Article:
Can You Locate the U.S. on a Map? Published 2007-08-29 under

Just found this clip on Dean Shareski's blog, Ideas and Thoughts and thought I would share it as a funny (but sad) example of the state of education. I feel that I should offer some additional commentary. My initial thought was to question "what do you expect?" - not as a comment on So. Carolina or on women, but on the true values of beauty contests. Do we really look to our next Miss USA to be able to solve world problems?

The piece begins with the question: "A recent survey suggests that a fifth of Americans cannot locate the United States on a world map. Why do you think this is?" While I don't feel that it has to do with South Africa or Iraq (as suggested - I think - by Miss So. Carolina), I really have no idea. I would offer that the survey has not identified a lack in our education but rather offers a comment about our culture and even our values. While we live in a global world, we cannot appreciate our position in this interconnected and interdependent world. We are insular.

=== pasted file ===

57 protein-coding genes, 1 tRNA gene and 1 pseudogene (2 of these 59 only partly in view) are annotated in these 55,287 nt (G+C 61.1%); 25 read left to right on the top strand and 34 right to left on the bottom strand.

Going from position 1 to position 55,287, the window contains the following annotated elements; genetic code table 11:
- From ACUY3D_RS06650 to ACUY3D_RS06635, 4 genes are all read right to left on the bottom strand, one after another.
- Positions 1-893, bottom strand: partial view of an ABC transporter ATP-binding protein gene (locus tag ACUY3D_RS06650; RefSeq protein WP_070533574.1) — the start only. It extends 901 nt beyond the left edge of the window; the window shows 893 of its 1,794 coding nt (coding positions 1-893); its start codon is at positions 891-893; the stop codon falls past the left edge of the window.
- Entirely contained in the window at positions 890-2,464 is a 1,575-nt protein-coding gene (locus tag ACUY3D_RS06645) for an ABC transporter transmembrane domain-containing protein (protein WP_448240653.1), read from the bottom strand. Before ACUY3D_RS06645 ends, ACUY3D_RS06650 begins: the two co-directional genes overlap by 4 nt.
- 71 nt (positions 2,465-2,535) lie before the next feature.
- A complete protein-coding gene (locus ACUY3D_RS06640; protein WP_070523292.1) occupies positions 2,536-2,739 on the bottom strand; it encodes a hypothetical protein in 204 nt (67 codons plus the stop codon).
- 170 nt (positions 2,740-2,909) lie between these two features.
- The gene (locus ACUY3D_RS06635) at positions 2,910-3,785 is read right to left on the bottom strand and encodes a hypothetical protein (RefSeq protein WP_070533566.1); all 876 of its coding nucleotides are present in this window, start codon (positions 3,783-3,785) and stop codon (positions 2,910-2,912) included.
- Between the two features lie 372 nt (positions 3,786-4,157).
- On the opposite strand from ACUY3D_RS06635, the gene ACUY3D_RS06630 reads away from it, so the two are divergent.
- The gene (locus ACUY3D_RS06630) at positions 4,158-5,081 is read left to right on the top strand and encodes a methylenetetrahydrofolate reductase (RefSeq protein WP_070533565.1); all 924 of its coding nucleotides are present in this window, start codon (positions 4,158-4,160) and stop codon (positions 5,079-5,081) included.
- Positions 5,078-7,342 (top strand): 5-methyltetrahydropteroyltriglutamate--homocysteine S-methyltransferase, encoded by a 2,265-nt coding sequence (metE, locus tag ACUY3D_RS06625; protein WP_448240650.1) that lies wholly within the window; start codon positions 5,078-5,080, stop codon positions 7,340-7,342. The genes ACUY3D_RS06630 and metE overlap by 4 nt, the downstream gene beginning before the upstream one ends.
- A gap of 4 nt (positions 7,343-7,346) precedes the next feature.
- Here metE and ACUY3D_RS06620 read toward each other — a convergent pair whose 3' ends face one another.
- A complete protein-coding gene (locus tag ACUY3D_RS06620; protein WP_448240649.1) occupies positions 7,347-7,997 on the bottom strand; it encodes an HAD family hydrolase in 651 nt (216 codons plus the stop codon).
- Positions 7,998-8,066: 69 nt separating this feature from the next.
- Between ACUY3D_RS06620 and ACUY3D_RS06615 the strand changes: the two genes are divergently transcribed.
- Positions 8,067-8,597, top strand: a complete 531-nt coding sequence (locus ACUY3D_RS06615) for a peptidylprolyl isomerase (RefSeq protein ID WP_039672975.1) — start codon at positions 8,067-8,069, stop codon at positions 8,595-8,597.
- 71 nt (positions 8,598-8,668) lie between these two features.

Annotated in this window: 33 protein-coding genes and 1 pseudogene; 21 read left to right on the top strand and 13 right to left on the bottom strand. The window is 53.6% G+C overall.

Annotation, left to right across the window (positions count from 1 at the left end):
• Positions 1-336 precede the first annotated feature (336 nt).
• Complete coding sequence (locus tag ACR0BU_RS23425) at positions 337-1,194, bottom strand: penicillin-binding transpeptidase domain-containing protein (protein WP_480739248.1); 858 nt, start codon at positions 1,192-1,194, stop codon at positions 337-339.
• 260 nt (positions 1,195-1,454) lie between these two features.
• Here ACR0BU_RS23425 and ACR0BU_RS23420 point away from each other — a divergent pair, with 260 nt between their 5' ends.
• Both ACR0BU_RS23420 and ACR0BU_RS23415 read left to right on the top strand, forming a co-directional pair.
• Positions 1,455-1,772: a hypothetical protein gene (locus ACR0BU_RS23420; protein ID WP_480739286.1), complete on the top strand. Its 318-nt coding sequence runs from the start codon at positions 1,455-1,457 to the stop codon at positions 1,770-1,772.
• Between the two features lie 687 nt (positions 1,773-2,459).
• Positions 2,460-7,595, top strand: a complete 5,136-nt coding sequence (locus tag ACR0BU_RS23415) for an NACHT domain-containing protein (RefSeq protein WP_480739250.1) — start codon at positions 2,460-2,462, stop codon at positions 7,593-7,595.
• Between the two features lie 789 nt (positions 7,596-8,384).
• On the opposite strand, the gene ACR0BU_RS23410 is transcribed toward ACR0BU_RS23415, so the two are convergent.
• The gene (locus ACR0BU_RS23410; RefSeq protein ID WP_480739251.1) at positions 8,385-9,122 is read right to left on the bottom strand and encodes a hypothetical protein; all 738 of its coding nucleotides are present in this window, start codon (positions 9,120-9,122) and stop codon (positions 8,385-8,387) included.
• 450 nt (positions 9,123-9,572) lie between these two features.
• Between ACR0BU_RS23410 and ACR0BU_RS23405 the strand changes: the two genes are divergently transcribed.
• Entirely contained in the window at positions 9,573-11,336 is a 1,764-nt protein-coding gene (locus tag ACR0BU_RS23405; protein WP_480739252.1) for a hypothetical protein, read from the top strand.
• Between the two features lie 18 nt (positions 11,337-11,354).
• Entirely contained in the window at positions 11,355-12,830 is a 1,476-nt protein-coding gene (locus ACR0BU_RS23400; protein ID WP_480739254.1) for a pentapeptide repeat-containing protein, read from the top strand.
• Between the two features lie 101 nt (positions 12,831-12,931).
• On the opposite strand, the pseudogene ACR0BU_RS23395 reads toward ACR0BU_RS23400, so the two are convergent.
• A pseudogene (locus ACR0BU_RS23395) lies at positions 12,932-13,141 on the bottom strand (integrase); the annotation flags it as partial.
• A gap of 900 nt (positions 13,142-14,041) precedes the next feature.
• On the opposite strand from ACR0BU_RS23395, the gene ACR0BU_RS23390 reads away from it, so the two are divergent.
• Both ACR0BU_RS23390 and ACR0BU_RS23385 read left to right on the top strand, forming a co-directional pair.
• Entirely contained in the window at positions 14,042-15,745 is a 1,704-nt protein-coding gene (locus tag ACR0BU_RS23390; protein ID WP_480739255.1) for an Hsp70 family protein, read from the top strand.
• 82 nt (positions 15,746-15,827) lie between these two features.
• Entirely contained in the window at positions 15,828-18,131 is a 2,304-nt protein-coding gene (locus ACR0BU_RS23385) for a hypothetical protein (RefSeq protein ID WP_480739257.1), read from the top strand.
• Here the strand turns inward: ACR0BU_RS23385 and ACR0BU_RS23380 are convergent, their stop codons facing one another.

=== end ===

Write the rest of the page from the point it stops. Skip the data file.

Perhaps this is a problem with our education. Are we not making a good enough effort to teach diversity and inspire appreciation of other cultures (and nations)?

In any case, the clip is funny and does speak to the importance of communication.

3 comments:

takeiteasy said...

its nothing to do with education or culture or ignorance that 20% of americans cannot identify its location on a map... its rather because those americans are either too young or too old to do that! :-)

Dean Shareski said...

There's another issue at play here that I failed to consider when I posted it. The "youtube culture" we live in makes it very difficult to live down a mistake. Without it, this becomes a small blip that few see or remember. No more. We are being watched and have to live with the consequences of that for both good and bad. Youtube can make you a hero or a goat. Sometimes without even wanting it.

rob banning said...

Dean,

I watched a Today Show clip that pointed out the very thing. The clip had Miss So. Carolina on and they gave her a chance to answer the question again. The answer (while rehearsed) was more acceptable. You can, of course, see the clip on youTube.

I certainly know all about flubs. I record my conference presentations and am constantly noticing total nonsense coming from my mouth. I am just glad my presentations are up on YouTube.

On the Today Show clip, Miss So. Carolina offers her hopes as far as her future: attend college, majoring in graphic design, then off to L.A. to attend a visual effects school.

This left me wondering if she will be remembered as the "Locate the US on a map" girl.

In other words, how long lived is a person's YouTube earn position as goat or hero?